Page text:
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Egypt in talks with IMF on up to $4 bln loan
Egypt also seeks more funds from Kuwait development fund; FinMin sees economic growth doubling next year
April 27, 2011 4:02 by Reuters
Egypt’s government is in talks with the International Monetary Fund for an up to $4 billion loan, and the country’s economic growth should double next year, Finance Minister Samir Radwan said on Tuesday.
In all, Egypt has said it is seeking $10 billion in funding from international lenders and rich nations to cope with the fallout from the mass protests that toppled the country’s long-time leader in February.
“We are still negotiating a loan with the IMF for $3 to $4 billion,” Radwan told reporters after a meeting at Kuwait’s Chamber of Commerce and Industry.
He also said Egypt was seeking to increase its share of loans from the Kuwait Fund for Arab Economic Development by $100 million from the current $200 million.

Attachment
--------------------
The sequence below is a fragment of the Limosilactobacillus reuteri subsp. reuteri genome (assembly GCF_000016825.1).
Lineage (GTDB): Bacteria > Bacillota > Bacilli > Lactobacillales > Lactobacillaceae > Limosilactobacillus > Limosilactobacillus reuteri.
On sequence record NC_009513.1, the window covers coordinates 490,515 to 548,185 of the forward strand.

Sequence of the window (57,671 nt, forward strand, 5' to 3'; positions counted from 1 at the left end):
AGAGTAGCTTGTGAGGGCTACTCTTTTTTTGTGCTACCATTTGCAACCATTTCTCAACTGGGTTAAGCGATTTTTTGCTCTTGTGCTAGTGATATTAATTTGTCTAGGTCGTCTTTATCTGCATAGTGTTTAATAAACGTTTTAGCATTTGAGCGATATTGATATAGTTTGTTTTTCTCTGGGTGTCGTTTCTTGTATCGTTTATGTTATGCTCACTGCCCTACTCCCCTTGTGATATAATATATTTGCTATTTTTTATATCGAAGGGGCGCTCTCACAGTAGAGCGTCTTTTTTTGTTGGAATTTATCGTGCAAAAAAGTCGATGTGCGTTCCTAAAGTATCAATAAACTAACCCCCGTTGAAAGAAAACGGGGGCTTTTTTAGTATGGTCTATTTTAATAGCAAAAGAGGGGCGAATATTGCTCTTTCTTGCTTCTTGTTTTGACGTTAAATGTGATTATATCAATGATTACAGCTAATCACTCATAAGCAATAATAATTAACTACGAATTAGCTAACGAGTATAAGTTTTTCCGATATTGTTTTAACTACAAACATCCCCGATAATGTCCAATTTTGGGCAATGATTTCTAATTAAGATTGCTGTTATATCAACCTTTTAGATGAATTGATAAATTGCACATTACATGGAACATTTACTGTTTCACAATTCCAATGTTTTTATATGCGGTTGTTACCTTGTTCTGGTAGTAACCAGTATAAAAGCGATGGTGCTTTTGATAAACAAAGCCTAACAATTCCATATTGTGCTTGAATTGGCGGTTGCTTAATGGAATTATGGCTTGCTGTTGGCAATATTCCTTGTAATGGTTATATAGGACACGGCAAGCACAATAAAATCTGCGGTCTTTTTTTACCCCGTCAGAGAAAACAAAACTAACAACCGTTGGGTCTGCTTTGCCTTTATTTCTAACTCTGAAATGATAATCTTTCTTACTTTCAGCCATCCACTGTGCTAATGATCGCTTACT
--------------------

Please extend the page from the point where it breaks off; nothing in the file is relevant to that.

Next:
The IMF head said earlier this month the fund would likely make available $35 billion in loans to oil-importing countries in the Middle East and North Africa where popular uprisings have occurred.
Anti-government protests fuelled by soaring prices, unemployment and repression brought much of Egypt’s economy to its knees for nearly three weeks until President Hosni Mubarak, the country’s ruler for 30 years, resigned on Feb. 11.
A collapse in tourism and foreign investment have hit revenues hard.
“Economic growth is unfortunately going down. Our estimate is 2 percent this year … next year it is about 4 percent,” he told journalists in Kuwait.
He did not say whether he was referring to the fiscal or calendar year.
The economy contracted by an estimated 7 percent in January-March and was expected to grow by 2 percent in the current fiscal year to June, a newspaper quoted Radwan as saying last week.
Egypt’s budget deficit may top 10 percent of gross domestic product in the coming fiscal year as the government responds to demands for jobs and higher wages, Radwan said in the Saudi capital late on Monday.
(Reporting by Eman Goma; Writing by Martin Dokoupil; Editing by John Stonestreet)